Dustin Hoffman's 'Quartet'

Review: ‘Quartet’ Showcases the Quiet Elegance of Performance

Dustin Hoffman's 'Quartet'
Dustin Hoffman’s ‘Quartet’

Dustin Hoffman has tried his hand at directing in the past — he began work on the superior 70s drama Straight Time before calling in his friend Ulu Grosbard to take over — but Quartet represents his debut, at the tender age of 75. And it’s a splendid directorial debut, showcasing the quiet elegance of performances, of both the thespian and musical kind.

Adapted by the venerable Ronald Sherwood from his own play, Quartet takes place in and around a resplendent retirement home for musicians in England. Life is charming and quirky, with all unpleasantries kept off-screen, save for the occasional dramatic fall, rush of an ambulance, or memorial service for a friend. The peace and quiet is disrupted by the arrival of Jean Horton (Maggie Smith), a legendary singer who is not a happy camper about her new surroundings.

It turns out that Jean’s old beau Reginald (Tom Courtenay), a longtime resident, was not informed about Jean’s impending arrival, and still harbors tremendous resentment toward her for the breakup of their marriage. Jean, Reginald, Wilf (Billy Connelly), and Cissy (Pauline Collins) are former singers who were members of a quartet that performed a very memorable Verdi opera. The retirement home’s annual show is approaching, and in order to meet expenses, it seems that a reunion of the quartet is essential. But Jean doesn’t want to sing, Reginald doesn’t want to talk about it, and Cissy is dealing with the onset of Alzheimer’s Disease. And Wilf is around to make all the jokes.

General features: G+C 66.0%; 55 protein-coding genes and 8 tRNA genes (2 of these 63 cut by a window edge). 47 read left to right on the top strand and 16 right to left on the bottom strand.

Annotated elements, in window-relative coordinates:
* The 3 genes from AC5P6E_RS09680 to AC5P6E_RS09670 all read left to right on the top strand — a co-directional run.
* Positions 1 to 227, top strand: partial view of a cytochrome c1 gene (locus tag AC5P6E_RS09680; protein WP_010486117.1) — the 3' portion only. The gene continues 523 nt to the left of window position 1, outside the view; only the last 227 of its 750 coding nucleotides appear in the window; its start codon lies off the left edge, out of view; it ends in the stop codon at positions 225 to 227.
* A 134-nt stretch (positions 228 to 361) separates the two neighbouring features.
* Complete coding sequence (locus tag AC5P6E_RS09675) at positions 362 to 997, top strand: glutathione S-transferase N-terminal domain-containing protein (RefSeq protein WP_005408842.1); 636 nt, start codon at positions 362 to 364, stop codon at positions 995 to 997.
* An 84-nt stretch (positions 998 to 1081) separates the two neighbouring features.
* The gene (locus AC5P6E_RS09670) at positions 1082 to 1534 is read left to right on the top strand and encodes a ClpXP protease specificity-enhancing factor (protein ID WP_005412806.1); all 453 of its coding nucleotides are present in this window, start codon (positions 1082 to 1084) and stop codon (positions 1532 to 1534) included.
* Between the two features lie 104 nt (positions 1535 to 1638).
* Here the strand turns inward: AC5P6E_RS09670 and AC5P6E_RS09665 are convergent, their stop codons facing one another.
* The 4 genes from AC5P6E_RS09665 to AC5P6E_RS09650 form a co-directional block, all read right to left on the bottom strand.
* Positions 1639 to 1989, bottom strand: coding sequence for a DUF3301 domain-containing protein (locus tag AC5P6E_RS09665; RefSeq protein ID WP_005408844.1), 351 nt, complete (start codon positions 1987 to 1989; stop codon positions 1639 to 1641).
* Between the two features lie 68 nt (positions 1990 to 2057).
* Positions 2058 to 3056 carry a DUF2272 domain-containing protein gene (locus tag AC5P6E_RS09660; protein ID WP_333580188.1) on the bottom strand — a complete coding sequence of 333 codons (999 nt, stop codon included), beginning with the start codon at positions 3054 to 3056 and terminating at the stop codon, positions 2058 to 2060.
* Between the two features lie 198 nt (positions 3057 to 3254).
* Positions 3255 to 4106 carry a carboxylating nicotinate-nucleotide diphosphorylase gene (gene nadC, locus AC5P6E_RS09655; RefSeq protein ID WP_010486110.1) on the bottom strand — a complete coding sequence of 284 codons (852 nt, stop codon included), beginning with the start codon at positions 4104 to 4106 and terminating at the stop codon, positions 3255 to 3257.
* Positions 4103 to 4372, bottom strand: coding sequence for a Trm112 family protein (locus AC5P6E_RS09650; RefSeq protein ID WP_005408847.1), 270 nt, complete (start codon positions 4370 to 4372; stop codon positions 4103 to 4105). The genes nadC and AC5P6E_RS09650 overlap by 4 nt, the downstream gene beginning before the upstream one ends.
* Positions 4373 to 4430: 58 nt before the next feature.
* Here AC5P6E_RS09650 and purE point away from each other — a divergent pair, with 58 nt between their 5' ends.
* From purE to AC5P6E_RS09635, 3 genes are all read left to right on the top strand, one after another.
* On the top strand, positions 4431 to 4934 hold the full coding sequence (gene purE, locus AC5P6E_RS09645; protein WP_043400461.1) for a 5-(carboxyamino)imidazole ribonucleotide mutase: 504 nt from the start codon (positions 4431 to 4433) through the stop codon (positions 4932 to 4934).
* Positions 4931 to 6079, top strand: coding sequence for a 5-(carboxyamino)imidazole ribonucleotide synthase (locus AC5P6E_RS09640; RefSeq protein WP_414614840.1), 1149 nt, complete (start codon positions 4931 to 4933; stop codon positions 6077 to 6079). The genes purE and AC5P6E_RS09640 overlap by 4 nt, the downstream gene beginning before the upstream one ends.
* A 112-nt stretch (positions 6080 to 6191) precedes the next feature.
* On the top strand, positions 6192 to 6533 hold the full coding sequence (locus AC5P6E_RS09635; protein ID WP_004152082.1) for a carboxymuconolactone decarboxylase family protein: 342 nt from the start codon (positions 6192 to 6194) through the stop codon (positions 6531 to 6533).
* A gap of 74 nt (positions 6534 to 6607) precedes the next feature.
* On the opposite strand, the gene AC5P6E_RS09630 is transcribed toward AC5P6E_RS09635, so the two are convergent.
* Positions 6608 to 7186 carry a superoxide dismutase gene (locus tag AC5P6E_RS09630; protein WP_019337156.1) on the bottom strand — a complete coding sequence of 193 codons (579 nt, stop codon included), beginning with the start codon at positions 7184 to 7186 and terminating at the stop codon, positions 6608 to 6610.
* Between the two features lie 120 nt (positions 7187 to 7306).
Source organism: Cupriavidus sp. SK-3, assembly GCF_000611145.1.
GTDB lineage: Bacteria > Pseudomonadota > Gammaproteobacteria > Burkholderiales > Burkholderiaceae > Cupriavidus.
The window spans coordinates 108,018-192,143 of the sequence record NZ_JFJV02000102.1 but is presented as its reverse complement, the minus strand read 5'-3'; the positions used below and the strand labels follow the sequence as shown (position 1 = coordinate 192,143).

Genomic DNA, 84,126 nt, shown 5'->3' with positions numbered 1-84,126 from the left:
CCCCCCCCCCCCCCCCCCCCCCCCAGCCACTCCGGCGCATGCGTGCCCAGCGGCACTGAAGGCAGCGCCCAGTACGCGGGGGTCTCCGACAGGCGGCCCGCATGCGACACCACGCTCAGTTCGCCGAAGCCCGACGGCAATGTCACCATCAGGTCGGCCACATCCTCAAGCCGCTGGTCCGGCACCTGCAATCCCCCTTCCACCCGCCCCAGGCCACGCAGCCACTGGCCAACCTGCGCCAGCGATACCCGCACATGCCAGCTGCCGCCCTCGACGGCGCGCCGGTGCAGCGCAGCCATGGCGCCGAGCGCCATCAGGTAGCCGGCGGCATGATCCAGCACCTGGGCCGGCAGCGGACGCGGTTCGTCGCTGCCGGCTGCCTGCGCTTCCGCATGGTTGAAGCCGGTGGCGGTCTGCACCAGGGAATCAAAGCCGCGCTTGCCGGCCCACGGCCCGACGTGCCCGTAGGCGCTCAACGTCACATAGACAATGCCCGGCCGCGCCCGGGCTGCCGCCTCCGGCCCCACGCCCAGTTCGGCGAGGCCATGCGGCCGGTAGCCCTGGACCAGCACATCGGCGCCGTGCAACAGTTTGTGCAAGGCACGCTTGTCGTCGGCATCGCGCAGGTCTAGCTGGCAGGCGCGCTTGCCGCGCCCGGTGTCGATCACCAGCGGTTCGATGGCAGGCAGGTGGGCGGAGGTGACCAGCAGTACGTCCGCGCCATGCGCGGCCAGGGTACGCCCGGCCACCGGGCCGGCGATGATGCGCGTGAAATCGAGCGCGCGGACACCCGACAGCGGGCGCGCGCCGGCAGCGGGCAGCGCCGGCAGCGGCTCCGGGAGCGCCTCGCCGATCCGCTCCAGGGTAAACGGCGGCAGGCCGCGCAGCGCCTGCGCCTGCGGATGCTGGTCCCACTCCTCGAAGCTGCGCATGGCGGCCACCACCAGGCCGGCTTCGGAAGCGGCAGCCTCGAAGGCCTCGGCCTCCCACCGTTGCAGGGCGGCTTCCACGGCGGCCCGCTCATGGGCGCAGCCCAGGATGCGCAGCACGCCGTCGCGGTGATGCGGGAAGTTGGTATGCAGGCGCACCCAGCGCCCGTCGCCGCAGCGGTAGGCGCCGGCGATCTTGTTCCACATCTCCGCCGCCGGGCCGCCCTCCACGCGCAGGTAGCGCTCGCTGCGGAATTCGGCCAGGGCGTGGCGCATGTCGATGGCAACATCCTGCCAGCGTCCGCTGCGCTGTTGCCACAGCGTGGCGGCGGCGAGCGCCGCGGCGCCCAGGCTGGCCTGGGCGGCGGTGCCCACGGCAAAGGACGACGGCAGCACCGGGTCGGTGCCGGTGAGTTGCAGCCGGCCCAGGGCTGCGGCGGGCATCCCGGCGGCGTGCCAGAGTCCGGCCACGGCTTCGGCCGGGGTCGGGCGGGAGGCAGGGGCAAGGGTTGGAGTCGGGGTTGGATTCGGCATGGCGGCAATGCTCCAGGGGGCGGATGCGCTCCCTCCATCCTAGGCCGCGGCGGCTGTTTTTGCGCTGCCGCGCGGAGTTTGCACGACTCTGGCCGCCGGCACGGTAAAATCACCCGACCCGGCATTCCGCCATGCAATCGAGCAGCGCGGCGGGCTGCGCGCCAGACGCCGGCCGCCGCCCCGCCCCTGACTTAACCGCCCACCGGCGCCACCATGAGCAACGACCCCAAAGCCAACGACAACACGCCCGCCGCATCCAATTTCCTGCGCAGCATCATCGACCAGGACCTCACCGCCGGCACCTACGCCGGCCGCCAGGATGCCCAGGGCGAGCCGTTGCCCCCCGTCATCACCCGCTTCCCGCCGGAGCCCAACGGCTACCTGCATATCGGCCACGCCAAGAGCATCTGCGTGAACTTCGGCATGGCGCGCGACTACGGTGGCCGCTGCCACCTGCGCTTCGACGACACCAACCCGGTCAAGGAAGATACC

Hoffman chose wisely. He proves himself an excellent director of screen comedy, and, working with film editor Barney Pilling, demonstrates a fine sense of comic timing, allowing space for the witty banter to flourish. The cast is filled with veteran singers and musicians, in some cases playing themselves, which adds to the authenticity.

Without drawing undue attention, the film makes the case that the past deserves to be honored and remembered. One scene, in which Reginald teaches teenage students about classical music and opera in comparison with rap and hip hop, makes the point explicitly, but otherwise the themes are happy to reside in the background. Watching old pros like Smith, Courtenay, Connelly, and Collins effortlessly embody their characters is the definition of pleasure.

It must be acknowledged that Quartet offers little that is new in the way of dramatic insight or character revelation. As director, Dustin Hoffman has elicited marvelous performances from his cast, and that, together with the warmth and wit, is as much as can be asked of any light comedy.

Quartet opens today at Angelika Dallas and Angelika Plano.

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